This study used elements of process drama to explore and facilitate training of empathy skills in medical students. To do so, a training session through role-play was introduced, which was evaluated through qualitative reflections and pre- and post-training ratings.
Background and Objectives
Research has proven that students of medicine lose their empathy during the course of study. Introducing an aspect of humanities into medical training is advocated as a sensible way for medical students to retain and develop the empathy they inherently possessed at the time they enrolled. However, no study has been done before to explore the qualitative effect on empathy when introducing an aspect of humanities into their training. The objective of this study was to explore the qualitative effect on retaining or acquiring of skills in empathy when students partake in a training session of role-play.
Process drama and empathy were studied and described from a theoretical point of view by reviewing both the internal (psychological) as well as external (aspects of process drama) mechanisms that enable these processes to occur. These formed the framework that constructed the context in which this study was situated.
The research was designed to take place in four phases. Phase 1 included the review of scholarship relating to empathy in healthcare and healthcare training. It also investigated how process drama may enable metaxis to take place, allowing for reflection following the oscillation between the two worlds of real life and the world of the role that was entered into. Phase two established levels of empathy among eight fifth-year medical students by making use of the Jefferson Scale of Physician Empathy (JPSE) student version (S-version). This phase obtained themes extracted from student reflections on empathy in themselves, their peers and other Healthcare Practitioners (HCPs) regarding empathy. Phase three comprised a training session through introducing elements of applied drama, specifically role-play. The training was followed by a post-training exploration of empathy using the JPSE (S-version) as well as qualitative reflection. The reflection sheets were analysed qualitatively, while the JPSE (S-version) was analysed descriptively by making use of data transference. Phase 4 compared pre- and post-training data by using a mixed-method approach through a convergent parallel design.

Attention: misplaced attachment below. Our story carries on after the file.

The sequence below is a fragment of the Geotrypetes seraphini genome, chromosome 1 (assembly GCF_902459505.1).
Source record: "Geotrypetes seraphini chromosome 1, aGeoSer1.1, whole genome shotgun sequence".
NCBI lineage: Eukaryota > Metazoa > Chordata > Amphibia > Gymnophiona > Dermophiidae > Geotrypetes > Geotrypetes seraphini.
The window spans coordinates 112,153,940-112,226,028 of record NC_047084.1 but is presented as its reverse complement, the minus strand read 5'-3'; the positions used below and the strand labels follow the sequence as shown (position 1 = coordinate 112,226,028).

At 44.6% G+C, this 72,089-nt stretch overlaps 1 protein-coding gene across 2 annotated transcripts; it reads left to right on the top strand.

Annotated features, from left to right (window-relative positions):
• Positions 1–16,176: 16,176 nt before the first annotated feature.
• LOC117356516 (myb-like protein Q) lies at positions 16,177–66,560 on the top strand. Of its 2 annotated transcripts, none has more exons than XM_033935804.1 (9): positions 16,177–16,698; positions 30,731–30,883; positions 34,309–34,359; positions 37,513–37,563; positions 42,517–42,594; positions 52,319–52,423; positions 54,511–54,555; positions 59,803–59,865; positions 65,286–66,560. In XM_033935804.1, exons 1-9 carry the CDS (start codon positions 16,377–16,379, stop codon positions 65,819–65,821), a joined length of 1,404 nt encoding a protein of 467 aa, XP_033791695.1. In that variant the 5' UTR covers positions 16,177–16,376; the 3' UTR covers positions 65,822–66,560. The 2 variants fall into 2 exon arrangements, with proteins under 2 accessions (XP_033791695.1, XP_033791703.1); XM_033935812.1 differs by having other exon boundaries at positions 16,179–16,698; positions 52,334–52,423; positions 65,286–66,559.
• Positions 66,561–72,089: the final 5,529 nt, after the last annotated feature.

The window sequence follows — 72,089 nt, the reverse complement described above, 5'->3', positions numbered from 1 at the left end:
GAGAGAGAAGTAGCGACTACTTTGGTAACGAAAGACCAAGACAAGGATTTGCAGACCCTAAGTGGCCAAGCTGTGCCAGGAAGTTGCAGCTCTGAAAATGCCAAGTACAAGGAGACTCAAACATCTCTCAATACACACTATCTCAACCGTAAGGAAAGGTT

Eight, fifth year medical students were engaged in a training session of role-play during which they were ascribed the opportunity to portray both the role of the HCP and the patient. The training session of role-play opened up the possibility of entering the sphere of metaxis where the participants found themselves in both the real as well as the fictional worlds at the same time.
Following the training through role-play, qualitative findings showed that the participants felt more confident in themselves with regard to becoming the kind of HCPs they would like to be. They also felt less threatened and more capable to display empathy towards their patients. According to the post-training themes that were extracted, empathy had a positive qualitative effect by which patients trusted the participants more and shared more personal information, which allowed for improved diagnostic practice and adherence to treatment. The participants further stated that patients were also less likely of trying to take advantage of the students as had been the case before partaking in the training.
The quantitative results showed an improvement in empathy in five and a decline in three of the eight participants. During the training session of role-play, participants became aware of where they lack in an empathetic engagement between themselves as HCPs and patient. This rendered them more critical concerning their levels of empathy and they scrutinised more when completing the JSPE (S-version) during the post-production phase of the research. The decline in empathy could thus partly be ascribed to a more acute awareness – or the lack thereof in the participants themselves - of what an empathetic connection between HCPs and patients entail.
Comparing both qualitative data and quantitative pre- and post-training scores through a mixed method convergent parallel design indicated the positive qualitative effect that partaking in role-play had on the training of empathy in medical students. This study suggests that using humanities in medical education may sensibly be investigated further.
Dissertation (MA (Drama))--University of Pretoria, 2018.